On Sept. 25, 1875, I was consulted by Miss, aged 50, who had been ill since the previous June, when she began to be troubled with a vaginal discharge. She took medical advice, and a cancerous condition of the passage was discovered. Three weeks before I saw her, some part of the growth had been removed by operation, and since then she had suffered so much pain that she had no rest night nor day. Bowels much confined; has had piles very badly since this illness came on. The periods had ceased for over a year. I found a very extensive cancerous growth in the vaginal wall, with a copious fetid discharge. The patient had a very bad family history, her father having died of cancer of the bladder. Whenever she sleeps she lies on her face. The last symptom, with others, pointed to Nitric acid, and I gave that medicine in the 12th attenuation every four hours, with doses of Scirrhinum at intervals. In a case which had developed so rapidly and to such an extent, it was not possible to hold out any hope of cure, but I thought much might be done to relieve.

The treatment was followed by great relief to the pain from the first dose of the Nitric acid. The offensive odour diminished very greatly. Slept well. At first the bowels were confined, and then they acted so much more easily that her friends thought the enema might be omitted. This was an error of judgment, for the trouble became worse afterwards.

About this time the patient having heard of the Cinnamon treatment of cancer, I was asked if I had any objection to her undergoing it. I replied that I had none, as I thought patients were justified in trying anything in desperate cases of the kind.

On Dec. 9, the friends came to me again and reported that though the cinnamon quieted the pain, its effect on the bowels was most unfortunate. They could hardly be got to act at all. The motions were like stones, and white as chalk. Piles very bad.

Rx Alumen 30 every four hours. Scirrhin. at bedtime.

Dec. 12. Bowels wonderfully relieved on 9th and 11th; does not complain of any pain only a soreness all over. Has slept well these two nights. Continue.

Dec. 16. Not had any pain since 9th. Has slept well, and had proper relief. Only obliged to have enema once.

She died very peacefully on January 15, having been unconscious eleven hours. She had no more pain and no trouble with the bowels to the end.


Mr. H. D., an unmarried gentleman, 47, consulted me on November 30, 1903, for constipation of thirteen years duration. He has to take every night one or two, and sometimes three, cascara tabloids. He had been farming in a southern colony for twelve years, prior to 1890, and latterly had lived in the Channel Islands. When at school he had gone a fortnight on one occasion without an action. He had once had influenza; had been vaccinated three or four times, the last being in 1881. He felt well at sea. He was of fair complexion and bald. For twenty-four years he has had more or less nasal catarrh. He was subject to noises in the ears, and what troubled him most was an extraordinary sensation in the head at nights just as he was losing consciousness a sensation and sound as if clock-work went off in the head. This was very bad in the Colony, and began in 1884.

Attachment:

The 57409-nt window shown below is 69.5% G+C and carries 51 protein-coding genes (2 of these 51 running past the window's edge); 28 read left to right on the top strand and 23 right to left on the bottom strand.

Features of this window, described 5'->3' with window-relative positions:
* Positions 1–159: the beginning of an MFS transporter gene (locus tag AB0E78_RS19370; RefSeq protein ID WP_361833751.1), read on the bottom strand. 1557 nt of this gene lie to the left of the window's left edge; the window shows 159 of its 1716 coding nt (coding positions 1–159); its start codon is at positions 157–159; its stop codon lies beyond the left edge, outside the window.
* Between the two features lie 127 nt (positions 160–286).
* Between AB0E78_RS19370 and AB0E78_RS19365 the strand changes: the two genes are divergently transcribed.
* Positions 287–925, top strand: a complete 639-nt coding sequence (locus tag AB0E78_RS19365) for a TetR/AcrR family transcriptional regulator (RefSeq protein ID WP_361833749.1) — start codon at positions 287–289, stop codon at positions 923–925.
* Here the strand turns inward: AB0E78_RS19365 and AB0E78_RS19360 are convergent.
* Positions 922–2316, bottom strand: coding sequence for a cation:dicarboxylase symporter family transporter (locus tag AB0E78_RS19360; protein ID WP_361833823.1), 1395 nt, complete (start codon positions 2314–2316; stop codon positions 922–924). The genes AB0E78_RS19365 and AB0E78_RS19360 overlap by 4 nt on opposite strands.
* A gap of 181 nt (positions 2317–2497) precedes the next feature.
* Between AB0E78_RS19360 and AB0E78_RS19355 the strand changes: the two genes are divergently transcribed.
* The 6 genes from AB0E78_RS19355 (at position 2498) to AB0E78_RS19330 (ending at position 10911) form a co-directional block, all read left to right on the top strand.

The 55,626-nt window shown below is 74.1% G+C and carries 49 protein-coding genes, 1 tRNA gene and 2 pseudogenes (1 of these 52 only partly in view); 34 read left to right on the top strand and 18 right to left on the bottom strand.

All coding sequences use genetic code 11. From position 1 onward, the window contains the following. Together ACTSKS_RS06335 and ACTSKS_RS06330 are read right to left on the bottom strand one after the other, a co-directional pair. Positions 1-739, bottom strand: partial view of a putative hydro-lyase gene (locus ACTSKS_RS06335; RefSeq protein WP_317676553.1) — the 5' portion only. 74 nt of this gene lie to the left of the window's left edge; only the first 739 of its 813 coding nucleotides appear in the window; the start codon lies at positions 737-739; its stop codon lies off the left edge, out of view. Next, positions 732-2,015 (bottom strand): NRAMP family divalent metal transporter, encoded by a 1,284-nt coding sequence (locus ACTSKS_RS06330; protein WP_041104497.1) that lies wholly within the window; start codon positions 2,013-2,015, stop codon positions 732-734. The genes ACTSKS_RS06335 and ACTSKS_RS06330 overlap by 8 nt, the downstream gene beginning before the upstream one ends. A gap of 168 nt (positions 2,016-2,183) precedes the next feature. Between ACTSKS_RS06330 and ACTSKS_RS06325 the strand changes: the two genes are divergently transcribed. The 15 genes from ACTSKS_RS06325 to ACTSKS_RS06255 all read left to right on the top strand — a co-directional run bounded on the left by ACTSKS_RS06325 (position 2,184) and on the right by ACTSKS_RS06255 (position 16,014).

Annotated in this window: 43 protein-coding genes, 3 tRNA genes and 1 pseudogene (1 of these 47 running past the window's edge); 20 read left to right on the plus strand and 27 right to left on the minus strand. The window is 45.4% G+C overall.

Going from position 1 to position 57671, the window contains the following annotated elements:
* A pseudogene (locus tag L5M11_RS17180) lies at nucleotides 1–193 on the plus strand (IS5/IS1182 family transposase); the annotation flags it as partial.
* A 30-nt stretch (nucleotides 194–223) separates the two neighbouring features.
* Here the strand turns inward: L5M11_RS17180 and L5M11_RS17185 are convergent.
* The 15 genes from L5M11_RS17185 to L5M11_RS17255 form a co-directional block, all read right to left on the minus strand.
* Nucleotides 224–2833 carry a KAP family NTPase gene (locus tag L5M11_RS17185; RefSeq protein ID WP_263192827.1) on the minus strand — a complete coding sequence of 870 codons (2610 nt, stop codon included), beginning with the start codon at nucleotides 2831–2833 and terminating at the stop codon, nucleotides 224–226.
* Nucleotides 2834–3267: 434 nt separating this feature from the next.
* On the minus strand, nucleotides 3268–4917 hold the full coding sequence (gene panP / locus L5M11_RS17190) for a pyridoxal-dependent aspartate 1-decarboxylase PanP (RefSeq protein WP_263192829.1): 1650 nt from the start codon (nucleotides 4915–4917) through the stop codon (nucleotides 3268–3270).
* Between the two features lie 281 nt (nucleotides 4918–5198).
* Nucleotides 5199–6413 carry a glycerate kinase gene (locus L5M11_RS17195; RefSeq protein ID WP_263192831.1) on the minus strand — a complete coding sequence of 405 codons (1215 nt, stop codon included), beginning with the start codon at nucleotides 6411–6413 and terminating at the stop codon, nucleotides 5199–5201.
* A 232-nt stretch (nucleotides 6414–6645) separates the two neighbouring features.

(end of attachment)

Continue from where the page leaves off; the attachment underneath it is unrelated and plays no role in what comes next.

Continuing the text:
Rx Sulph. 30 on rising. Nux vomica 30 at bedtime.

I instructed him to leave off the cascara and use an enema if necessary, or a glycerine suppository, but not to trouble about getting an action every day.

Dec. 22, 1903. Bowels act a little better. Had to use enema once or twice.

Repeat. Jan. 15, 1904. So far remedies seem to have some effect, but to- day was obliged to use a suppository.

Rx Nat. mur. 30 every evening at bedtime.

Feb. 11, 1904. Since last writing had a motion every morning, though used a suppository on one occasion, as the stool was rather small and hard.

July 27, 1904. Bowels act daily but not quite so well. Stools lumpy of late.

Sulph. 30, and Nux 30, were now ordered. This was followed by Nat. mur. 30, Thuja 30, Antim crud. 30. All helped him, the last more especially, and this was repeated on July 26.

Sept. 8, 1904. Have again been constipated, but had a stool practically every day.

Nat. mur. 6x, gr. vi. 4, at bedtime.

Oct. 13, 1904. Since last report has had no attack of the sensation in the head till a week ago. For twenty years has never gone so long without an attack.

Rx Lycop. 30 at bedtime.

Dec. 21, 1904. “Every morning have had a perfectly satisfactory stool, not in the least constipated.

K It is fifteen years since this happened consecutively.”

Repeat. Feb. 18, 1905. His final report is as follows:- “It is now two months since I gave up taking any medicine, and I have had no return of the constipation, so I feel I am really cured”.

John Henry Clarke
John Henry Clarke MD (1853 – November 24, 1931 was a prominent English classical homeopath. Dr. Clarke was a busy practitioner. As a physician he not only had his own clinic in Piccadilly, London, but he also was a consultant at the London Homeopathic Hospital and researched into new remedies — nosodes. For many years, he was the editor of The Homeopathic World. He wrote many books, his best known were Dictionary of Practical Materia Medica and Repertory of Materia Medica